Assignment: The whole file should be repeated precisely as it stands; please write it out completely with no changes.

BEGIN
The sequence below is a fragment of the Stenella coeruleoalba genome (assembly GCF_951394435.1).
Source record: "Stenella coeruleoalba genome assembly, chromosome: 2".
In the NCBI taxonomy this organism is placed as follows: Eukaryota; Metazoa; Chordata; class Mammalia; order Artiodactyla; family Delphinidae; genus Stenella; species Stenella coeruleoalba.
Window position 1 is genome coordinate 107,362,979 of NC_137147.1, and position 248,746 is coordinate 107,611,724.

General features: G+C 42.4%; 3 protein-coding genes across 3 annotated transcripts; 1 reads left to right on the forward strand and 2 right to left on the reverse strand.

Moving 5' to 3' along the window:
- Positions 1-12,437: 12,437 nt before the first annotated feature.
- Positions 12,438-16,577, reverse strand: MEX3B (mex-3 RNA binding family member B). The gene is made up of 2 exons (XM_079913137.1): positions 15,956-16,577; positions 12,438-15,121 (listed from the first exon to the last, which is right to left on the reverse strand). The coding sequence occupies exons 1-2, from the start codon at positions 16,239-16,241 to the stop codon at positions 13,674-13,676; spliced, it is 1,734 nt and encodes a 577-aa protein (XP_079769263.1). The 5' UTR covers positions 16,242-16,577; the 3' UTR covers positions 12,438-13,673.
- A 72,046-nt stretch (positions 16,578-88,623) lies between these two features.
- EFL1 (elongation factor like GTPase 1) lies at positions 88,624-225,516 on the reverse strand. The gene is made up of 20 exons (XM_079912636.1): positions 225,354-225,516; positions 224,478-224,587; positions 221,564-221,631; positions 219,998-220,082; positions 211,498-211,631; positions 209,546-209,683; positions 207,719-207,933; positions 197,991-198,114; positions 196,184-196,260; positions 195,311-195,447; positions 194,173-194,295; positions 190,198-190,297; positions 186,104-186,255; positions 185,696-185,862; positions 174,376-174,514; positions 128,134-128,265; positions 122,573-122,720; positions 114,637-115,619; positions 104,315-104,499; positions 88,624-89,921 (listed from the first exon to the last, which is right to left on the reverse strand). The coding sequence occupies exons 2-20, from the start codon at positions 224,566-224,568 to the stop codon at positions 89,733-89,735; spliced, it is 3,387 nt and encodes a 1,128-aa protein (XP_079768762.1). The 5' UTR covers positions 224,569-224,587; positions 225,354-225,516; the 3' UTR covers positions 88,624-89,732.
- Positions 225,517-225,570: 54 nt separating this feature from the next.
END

The sequence below is a fragment of the Stenella coeruleoalba genome (assembly GCF_951394435.1).
Source record: "Stenella coeruleoalba genome assembly, chromosome: 2".
In the NCBI taxonomy this organism is placed as follows: Eukaryota; Metazoa; Chordata; class Mammalia; order Artiodactyla; family Delphinidae; genus Stenella; species Stenella coeruleoalba.
Window position 1 is genome coordinate 107,362,979 of NC_137147.1, and position 248,746 is coordinate 107,611,724.

General features: G+C 42.4%; 3 protein-coding genes across 3 annotated transcripts; 1 reads left to right on the forward strand and 2 right to left on the reverse strand.

Moving 5' to 3' along the window:
- Positions 1-12,437: 12,437 nt before the first annotated feature.
- Positions 12,438-16,577, reverse strand: MEX3B (mex-3 RNA binding family member B). The gene is made up of 2 exons (XM_079913137.1): positions 15,956-16,577; positions 12,438-15,121 (listed from the first exon to the last, which is right to left on the reverse strand). The coding sequence occupies exons 1-2, from the start codon at positions 16,239-16,241 to the stop codon at positions 13,674-13,676; spliced, it is 1,734 nt and encodes a 577-aa protein (XP_079769263.1). The 5' UTR covers positions 16,242-16,577; the 3' UTR covers positions 12,438-13,673.
- A 72,046-nt stretch (positions 16,578-88,623) lies between these two features.
- EFL1 (elongation factor like GTPase 1) lies at positions 88,624-225,516 on the reverse strand. The gene is made up of 20 exons (XM_079912636.1): positions 225,354-225,516; positions 224,478-224,587; positions 221,564-221,631; positions 219,998-220,082; positions 211,498-211,631; positions 209,546-209,683; positions 207,719-207,933; positions 197,991-198,114; positions 196,184-196,260; positions 195,311-195,447; positions 194,173-194,295; positions 190,198-190,297; positions 186,104-186,255; positions 185,696-185,862; positions 174,376-174,514; positions 128,134-128,265; positions 122,573-122,720; positions 114,637-115,619; positions 104,315-104,499; positions 88,624-89,921 (listed from the first exon to the last, which is right to left on the reverse strand). The coding sequence occupies exons 2-20, from the start codon at positions 224,566-224,568 to the stop codon at positions 89,733-89,735; spliced, it is 3,387 nt and encodes a 1,128-aa protein (XP_079768762.1). The 5' UTR covers positions 224,569-224,587; positions 225,354-225,516; the 3' UTR covers positions 88,624-89,732.
- Positions 225,517-225,570: 54 nt separating this feature from the next.